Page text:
“Parents are giving their kids control over their phones, and while technology can be addictive and exhausting, I don’t think that’s the problem. We were never given tools to build confidence and self-esteem,” she stated. She suggests meditation, positive affirmation, yoga, and naturally, the guidance of a medical professional.

But until more people want adopt Ostrower’s methods, and seek advice from an expert when aiming to change their diet plans, social media will be a looming risk to our health. There’s been plenty of research in the past to show the unsafe impact social media fad diets can have on young people in specific.

Back in 2014, Elle reported on the threats of social media-driven diet fads.

“There’s just so much information out there that I think it’s become confusing for people to wade through it and figure out what is actually a truly holistic, healthy approach versus this obsession with comparing and the weight-focused discussions,” Claire Mysko, director of the National Eating Disorders Association informed the publication.

And a 2015 Rutgers study tried to combat the sea of misinformation drifting around the internet about healthy eating: The authors composed that “some [information] is blatantly misleading and questionable, “and described ideas on the best ways to identity trusted sources for dietary information. They recommended making “sure the author(s) have the appropriate education and qualifications to share information on apps, blogs and websites. If social media does not meet these requirements, then search for sites or apps that can be considered peer reviewed and accurate. Social media needs to be more than just quick and efficient.”

And in 2015, the Guardian consulted with a nutritionist named Rhiannon Lambert who encountered a condition called orthorexia— a term created in 1997 for a “fixation with exemplary eating” (it’s still ruled out as an official scientific medical diagnosis).

“Young people lose sleep over this and cannot afford the lifestyle needed to maintain it,” Lambert said. “Health bloggers can be unqualified and offer dangerous advice…They often give advice on clean eating with no scientific backing.”

Self styled wellness gurus have actually taken over social media by writing content that promotes diet fads. Freelee the Banana Woman shot to fame on YouTube for her extreme vegan diet plan– she consumes 50 bananas a day– however rapidly dealt with the reaction for her incendiary, and unscientific, opinions on the best ways to remain healthy. Celebs like Nicki Minaj and Kylie Jenner have been promoting teatoxes on their Instagram accounts as an approach for weight reduction. Teen Vogue stated these teas as bogus– they merely include an FDA authorized laxative called Senna that will empty you out, but not in fact lower your weight.

However even though they’ve been exposed, detoxing trends still have more than eight million posts on Instagram, and Ostrower cautions that none are a one-size-fits-all miracle treatment.

“Detoxing is very serious. We want to monitor that. Everyone needs a different cleanse. It might not always be a juice. It could be a whole foods cleanse,” she stated.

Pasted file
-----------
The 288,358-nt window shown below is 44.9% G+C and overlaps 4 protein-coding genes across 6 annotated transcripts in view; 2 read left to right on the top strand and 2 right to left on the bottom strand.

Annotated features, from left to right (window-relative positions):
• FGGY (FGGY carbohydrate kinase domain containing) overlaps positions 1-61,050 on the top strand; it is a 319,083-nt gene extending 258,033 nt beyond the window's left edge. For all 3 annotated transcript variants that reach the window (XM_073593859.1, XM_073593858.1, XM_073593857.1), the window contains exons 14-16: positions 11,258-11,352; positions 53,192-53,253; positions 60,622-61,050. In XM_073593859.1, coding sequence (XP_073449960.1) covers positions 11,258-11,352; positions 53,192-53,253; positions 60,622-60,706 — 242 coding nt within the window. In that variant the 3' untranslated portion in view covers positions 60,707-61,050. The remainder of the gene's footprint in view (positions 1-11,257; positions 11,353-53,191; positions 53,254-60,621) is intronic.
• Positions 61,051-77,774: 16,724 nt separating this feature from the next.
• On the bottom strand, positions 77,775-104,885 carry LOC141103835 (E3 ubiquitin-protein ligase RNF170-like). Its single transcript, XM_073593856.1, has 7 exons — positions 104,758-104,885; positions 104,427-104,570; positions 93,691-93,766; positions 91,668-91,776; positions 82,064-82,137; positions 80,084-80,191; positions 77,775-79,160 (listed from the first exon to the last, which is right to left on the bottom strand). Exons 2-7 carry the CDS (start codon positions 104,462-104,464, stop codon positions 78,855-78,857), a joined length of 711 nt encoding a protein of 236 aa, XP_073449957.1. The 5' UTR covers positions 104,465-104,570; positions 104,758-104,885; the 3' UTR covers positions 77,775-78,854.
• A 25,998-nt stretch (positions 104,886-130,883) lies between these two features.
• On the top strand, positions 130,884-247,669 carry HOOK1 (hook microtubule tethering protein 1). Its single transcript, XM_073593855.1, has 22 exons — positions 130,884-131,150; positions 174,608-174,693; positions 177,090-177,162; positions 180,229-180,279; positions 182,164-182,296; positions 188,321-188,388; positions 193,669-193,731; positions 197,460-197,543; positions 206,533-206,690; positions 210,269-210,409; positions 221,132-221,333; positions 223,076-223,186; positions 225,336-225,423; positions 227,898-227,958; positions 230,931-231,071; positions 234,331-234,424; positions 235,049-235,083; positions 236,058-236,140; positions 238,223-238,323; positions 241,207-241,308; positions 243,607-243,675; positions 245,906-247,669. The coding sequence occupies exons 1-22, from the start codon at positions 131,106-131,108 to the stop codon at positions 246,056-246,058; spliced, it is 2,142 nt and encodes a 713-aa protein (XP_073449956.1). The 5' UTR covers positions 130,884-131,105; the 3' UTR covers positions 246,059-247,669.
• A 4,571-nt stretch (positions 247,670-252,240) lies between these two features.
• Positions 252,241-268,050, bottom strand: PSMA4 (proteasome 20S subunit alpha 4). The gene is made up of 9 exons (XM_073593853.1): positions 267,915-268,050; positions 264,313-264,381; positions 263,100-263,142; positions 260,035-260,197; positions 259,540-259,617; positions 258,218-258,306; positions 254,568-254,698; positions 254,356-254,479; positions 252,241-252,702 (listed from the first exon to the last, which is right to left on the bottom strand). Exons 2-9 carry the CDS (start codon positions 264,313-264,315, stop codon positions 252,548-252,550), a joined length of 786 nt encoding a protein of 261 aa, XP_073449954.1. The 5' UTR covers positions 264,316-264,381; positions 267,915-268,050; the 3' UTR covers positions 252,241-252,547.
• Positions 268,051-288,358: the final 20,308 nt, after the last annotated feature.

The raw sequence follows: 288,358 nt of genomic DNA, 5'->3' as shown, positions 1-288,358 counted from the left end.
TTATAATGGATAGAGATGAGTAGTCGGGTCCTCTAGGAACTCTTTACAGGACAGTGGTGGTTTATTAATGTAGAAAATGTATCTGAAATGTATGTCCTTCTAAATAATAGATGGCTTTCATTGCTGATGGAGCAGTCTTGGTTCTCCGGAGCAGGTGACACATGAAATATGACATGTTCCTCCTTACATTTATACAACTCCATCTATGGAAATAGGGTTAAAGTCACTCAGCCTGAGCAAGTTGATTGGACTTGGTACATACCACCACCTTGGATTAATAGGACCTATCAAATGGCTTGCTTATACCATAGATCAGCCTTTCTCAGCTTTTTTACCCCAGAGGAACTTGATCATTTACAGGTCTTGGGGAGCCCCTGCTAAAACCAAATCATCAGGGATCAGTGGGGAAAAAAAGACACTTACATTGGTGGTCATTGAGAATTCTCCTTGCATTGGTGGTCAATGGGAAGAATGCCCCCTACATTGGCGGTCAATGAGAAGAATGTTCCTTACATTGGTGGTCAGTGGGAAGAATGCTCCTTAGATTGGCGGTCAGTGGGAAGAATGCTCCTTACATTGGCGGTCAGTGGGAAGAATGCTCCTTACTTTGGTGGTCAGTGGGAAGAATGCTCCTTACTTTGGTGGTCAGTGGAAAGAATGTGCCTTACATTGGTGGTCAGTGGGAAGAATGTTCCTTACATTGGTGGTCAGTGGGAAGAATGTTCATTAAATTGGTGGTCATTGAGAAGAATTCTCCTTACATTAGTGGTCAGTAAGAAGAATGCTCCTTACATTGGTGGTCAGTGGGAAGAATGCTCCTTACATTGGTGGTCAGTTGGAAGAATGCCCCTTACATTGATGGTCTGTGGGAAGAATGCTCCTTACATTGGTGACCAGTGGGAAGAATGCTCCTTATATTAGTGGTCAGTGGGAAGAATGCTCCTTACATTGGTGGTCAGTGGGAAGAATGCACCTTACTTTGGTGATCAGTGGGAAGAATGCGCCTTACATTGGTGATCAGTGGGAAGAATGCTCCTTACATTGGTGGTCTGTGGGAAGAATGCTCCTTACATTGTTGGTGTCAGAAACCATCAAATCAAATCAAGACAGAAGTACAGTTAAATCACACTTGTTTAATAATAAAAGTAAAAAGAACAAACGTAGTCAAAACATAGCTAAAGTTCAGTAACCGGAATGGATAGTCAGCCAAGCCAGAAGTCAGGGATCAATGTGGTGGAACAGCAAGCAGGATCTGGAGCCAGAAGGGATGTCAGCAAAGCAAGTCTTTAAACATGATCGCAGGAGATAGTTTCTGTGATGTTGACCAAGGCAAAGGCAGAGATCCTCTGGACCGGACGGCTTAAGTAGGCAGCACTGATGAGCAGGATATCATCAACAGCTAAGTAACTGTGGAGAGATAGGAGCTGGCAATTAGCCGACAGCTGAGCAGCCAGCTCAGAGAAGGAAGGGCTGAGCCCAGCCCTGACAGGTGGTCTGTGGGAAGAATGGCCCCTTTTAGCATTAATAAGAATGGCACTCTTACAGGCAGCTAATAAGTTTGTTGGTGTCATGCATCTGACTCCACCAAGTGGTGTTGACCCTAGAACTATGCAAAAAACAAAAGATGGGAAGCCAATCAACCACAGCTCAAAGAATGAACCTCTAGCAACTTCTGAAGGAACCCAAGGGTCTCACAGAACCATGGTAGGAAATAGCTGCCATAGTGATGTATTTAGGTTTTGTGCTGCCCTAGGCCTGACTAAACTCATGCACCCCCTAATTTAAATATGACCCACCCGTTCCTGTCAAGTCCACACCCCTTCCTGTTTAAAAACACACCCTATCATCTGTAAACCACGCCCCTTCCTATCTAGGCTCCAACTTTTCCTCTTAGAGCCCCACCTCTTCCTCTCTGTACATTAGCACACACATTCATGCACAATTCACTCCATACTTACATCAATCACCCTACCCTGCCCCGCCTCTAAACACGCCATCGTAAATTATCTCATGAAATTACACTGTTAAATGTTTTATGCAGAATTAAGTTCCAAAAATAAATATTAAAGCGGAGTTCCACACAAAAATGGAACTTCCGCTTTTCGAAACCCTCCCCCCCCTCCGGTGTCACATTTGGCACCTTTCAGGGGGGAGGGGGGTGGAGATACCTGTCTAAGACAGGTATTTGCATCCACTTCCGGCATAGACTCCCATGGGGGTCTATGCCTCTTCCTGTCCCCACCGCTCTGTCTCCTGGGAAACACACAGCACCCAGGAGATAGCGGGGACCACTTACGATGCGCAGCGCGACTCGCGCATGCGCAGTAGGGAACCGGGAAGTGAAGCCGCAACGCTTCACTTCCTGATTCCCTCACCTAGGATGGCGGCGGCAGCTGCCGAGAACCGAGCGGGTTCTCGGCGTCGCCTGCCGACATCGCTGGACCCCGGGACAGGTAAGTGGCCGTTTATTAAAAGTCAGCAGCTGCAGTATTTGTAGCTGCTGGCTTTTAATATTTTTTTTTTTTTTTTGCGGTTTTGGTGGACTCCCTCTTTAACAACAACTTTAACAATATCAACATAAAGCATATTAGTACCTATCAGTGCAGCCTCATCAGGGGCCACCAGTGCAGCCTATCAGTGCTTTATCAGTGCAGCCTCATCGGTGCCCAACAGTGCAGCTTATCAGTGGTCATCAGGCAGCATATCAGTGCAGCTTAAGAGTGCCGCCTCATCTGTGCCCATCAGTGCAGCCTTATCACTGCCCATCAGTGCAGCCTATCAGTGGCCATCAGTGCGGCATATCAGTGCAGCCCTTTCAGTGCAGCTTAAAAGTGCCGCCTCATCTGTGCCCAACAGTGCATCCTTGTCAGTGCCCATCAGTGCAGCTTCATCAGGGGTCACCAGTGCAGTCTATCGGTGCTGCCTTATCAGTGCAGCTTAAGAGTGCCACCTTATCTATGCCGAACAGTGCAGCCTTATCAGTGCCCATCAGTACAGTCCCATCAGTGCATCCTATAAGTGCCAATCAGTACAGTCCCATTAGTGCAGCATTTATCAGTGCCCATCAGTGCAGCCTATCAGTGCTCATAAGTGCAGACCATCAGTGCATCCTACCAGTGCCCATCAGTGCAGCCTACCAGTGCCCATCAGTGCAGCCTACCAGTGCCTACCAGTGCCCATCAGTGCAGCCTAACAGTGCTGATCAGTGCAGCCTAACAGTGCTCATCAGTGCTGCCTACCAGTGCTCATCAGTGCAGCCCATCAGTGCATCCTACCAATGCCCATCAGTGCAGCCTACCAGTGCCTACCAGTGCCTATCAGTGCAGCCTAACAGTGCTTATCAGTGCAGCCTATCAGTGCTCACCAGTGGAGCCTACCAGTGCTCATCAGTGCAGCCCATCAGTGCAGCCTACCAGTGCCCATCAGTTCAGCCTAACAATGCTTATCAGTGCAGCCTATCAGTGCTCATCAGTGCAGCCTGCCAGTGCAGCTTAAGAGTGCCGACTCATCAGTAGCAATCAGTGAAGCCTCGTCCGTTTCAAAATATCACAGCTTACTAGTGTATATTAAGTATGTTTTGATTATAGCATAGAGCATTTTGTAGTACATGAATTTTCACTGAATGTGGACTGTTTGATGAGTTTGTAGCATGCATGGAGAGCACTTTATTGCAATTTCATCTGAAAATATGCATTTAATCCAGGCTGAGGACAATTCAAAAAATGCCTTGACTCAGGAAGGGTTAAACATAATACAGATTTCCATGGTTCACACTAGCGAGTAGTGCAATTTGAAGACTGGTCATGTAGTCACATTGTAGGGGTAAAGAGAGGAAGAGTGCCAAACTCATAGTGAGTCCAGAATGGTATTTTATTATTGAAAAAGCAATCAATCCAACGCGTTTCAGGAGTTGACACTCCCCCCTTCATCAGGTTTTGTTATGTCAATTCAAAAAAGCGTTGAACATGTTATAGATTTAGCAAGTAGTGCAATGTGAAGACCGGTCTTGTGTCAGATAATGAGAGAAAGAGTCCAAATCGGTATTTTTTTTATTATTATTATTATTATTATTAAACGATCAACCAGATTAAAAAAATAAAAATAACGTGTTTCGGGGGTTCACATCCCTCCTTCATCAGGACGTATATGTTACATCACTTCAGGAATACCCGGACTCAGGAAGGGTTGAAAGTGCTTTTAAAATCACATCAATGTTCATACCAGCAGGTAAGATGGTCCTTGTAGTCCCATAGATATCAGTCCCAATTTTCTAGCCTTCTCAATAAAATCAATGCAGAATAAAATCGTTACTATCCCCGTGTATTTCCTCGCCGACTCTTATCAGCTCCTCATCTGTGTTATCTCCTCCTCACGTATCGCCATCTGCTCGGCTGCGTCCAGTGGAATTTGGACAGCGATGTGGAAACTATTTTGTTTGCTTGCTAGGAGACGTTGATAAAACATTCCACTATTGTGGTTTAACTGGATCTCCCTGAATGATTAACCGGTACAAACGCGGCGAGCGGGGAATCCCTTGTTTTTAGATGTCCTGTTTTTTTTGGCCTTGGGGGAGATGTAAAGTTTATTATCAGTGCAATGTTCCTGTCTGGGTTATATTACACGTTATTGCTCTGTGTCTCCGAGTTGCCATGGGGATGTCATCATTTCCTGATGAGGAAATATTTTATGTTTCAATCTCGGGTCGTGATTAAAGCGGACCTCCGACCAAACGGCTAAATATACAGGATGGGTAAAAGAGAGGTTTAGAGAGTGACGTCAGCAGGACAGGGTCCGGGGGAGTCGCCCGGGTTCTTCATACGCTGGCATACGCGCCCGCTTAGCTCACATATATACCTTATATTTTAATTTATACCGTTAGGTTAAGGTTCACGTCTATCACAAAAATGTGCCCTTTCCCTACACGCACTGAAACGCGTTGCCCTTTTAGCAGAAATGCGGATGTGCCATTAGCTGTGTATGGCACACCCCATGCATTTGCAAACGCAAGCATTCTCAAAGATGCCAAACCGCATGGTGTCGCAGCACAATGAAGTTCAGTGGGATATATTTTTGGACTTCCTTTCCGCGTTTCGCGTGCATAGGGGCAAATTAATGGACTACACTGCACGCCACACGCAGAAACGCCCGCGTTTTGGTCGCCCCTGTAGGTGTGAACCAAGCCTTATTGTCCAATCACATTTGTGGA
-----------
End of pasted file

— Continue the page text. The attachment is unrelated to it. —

All in all, when it comes clean eating you shouldn’t put excessive stock in what you see on your Instagram and Twitter feeds– unless it’s from a certified professional.

Voice Over Artists: How to Hone your Dialect Skills

The world has become a very small place indeed; consequently, voice over artists who can convincingly portray dialects are in hot demand. However, if you are on the path to being a dialect artist, you must continuously hone your skills.

See, you may think that you can handle a dialect well, but you may not be as good as you assume. Lets put it this way  have you ever heard someone talk in what he or she thinks is a British accent but which is absolutely awful? You certainly dont want that to happen to you when a voice over agent listens to your audio!

Therefore, you need get to and stay at the top of your game. Here, we will show you three great ways to perfect your voice over dialect skills.

1. Listen to People with the Dialect You are Imitating

There is no way on earth that you’re going to be able to pull off a persuasive dialect if you havent spent a great deal of time actually listening to the way people from a certain region talk. Of course, that doesn’t mean you have to travel halfway around the country (or planet); thankfully, the Internet has made it easy to listen online to folks from around the globe.

As you’re listening to dialects, you should literally take notes for yourself to use later. For instance, if the person you’re hearing says the vowel are€ in a particular manner, write that down. Do the same with other vowels and consonants. Make note of speech patterns as well.

Additionally, pay attention to colloquialisms. Nothing is more maddening than when a voice over artist messes up on a dialect by inserting a phrase that the intended speaker wouldn’t say.

If you want people to listen to your voice over results, you have to listen to them first yourself. So get a recorder or use your laptop and start talking! Pick up the newspaper and just read a story or two in a particular dialect; then, play back your recording.

As you do this more and more often, you’ll become very aware of any mistakes you’re making. Thus, you’ll be able to (hopefully) correct them. This is really the best way to make sure that you’re being true to the dialect.

3. Start Attempting New Dialects

Even as you’re honing your voice over dialect skills, add new ones to the mix. Try a French accent. Attempt a South African accent (as opposed to a British or Australian one). See if you can differentiate your accents by region .

By challenging yourself, you’ll actually become better at your original dialects. Plus, you’ll become more versatile (and marketable) as a voice over artist in the process. It’s a win-win situation all around!